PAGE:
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The Supports and the Techniques
Depending upon the types of supports and the techniques employed, the preservation of the artworks and their colours over a period of time requires the observation of certain rules. The value of a painting depends upon the precautions that are taken to preserve it over time.

As time goes by...

Paintings age and can show certain alterations:
- the painting becomes sallow or dirty
- the varnish changes, darkens and obscures the visibility of the painting
- dust and smoke “attack” engravings, watercolours and drawings.

To avoid these disagreeable situations, it is necessary to respect some simple rules:

Generally speaking, supports and colours are sensitive to variations in the humidity of room temperature, which can lead to changes in the level of the pictorial layer. So it is extremely necessary to protect painted works from any brutal changes in climate. Be certain that the lighting of a painting does not exceed 150 lux and try to eliminate to the maximum the ultraviolet rays already present in the light (whether natural or artificial). The light should be uniformly spread out: otherwise, a ray of sunlight (or moonlight) returning each day to cast light on the same zone may certainly alter the hues. On the reverse side, a place that is too dark will increase the darkening. Finally, avoid placing a painting above a source of heat (chimney or radiator) or hanging a painting against a cold or humid wall.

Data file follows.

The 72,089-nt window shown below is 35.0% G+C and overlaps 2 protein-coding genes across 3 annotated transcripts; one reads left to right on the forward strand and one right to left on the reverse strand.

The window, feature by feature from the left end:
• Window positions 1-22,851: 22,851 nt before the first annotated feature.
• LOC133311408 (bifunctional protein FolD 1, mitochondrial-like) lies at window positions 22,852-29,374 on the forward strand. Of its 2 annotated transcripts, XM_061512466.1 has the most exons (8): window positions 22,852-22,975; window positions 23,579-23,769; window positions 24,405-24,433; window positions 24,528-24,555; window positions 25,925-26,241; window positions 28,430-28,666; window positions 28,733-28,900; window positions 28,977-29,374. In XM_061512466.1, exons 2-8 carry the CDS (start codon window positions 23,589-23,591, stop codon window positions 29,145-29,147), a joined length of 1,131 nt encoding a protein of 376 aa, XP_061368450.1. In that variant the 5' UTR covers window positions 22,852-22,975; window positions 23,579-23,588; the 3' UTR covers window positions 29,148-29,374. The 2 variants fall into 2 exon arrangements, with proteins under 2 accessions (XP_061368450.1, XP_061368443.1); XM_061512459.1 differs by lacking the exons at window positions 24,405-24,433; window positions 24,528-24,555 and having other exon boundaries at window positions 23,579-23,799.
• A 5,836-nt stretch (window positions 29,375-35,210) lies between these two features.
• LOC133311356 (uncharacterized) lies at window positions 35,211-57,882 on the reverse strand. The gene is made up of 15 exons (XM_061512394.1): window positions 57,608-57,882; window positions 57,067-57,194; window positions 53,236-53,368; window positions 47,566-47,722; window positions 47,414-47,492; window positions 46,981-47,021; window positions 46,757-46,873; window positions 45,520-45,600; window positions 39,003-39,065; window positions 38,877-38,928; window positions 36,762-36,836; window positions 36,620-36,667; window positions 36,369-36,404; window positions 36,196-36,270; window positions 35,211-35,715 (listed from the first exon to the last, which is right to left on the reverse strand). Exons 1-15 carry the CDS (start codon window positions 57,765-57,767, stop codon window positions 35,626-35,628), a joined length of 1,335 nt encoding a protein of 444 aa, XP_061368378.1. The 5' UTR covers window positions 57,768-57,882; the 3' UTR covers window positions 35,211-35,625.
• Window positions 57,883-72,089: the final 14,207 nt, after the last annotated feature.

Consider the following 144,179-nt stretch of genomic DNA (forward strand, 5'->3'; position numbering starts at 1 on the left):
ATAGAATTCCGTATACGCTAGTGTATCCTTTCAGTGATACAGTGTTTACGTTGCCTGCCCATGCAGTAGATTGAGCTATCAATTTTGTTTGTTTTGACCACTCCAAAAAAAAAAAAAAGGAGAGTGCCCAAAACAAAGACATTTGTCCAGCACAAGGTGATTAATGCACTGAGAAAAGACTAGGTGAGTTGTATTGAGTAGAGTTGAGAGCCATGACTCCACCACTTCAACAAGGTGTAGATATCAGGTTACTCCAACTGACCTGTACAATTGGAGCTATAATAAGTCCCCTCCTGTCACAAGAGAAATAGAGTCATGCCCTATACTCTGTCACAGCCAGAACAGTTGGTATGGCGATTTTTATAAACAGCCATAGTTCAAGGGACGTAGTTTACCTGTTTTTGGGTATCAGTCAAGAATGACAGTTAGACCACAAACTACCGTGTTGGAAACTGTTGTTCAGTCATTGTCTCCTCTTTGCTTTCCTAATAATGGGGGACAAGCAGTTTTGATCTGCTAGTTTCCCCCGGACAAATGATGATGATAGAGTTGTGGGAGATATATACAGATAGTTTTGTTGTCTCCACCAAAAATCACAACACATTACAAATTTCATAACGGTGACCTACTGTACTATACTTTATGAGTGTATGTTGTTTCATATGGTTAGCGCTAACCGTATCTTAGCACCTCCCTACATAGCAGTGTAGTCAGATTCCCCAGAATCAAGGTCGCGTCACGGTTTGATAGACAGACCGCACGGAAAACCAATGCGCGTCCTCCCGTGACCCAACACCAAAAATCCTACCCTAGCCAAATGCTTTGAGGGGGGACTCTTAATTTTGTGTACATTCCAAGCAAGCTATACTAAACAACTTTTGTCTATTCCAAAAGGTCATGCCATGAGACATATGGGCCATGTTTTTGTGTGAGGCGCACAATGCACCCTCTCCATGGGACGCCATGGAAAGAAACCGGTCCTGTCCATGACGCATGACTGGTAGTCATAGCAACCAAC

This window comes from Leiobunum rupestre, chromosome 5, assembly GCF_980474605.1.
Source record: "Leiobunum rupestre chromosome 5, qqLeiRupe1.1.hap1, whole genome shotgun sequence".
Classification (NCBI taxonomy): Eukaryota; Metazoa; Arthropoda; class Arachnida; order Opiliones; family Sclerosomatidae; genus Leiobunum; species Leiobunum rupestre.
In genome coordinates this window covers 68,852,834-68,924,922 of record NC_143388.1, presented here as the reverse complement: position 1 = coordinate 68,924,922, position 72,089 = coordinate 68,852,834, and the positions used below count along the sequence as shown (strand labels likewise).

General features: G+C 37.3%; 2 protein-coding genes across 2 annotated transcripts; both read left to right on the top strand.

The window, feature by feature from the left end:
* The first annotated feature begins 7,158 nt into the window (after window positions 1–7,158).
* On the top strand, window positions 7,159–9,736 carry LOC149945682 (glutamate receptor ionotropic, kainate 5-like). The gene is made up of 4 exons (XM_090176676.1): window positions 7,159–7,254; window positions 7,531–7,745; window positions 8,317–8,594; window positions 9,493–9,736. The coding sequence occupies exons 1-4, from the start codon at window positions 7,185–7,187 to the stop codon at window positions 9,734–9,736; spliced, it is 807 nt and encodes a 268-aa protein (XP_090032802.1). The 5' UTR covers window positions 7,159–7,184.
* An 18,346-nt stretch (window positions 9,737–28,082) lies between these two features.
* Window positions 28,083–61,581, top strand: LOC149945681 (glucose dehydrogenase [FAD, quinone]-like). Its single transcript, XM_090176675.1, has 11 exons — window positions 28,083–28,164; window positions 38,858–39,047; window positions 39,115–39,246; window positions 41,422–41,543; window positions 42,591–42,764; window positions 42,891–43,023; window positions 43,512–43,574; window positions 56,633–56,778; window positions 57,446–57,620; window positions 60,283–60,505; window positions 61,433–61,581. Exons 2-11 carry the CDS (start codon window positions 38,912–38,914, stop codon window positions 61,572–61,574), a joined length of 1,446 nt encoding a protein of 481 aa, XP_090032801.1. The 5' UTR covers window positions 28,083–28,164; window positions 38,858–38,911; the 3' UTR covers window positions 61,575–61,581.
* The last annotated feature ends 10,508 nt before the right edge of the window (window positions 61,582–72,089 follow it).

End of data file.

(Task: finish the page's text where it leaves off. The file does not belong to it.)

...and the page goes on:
Artworks on paper

Since drawings and watercolours must never be washed or gummed, it is always best to frame them, to avoid all contact with the exterior:
- Use non-acidic paper
- Charcoal, dry pastel, graphite and crayon drawings should all be covered correctly with a fixative. Be generous with the quantity, especially for dry pastels.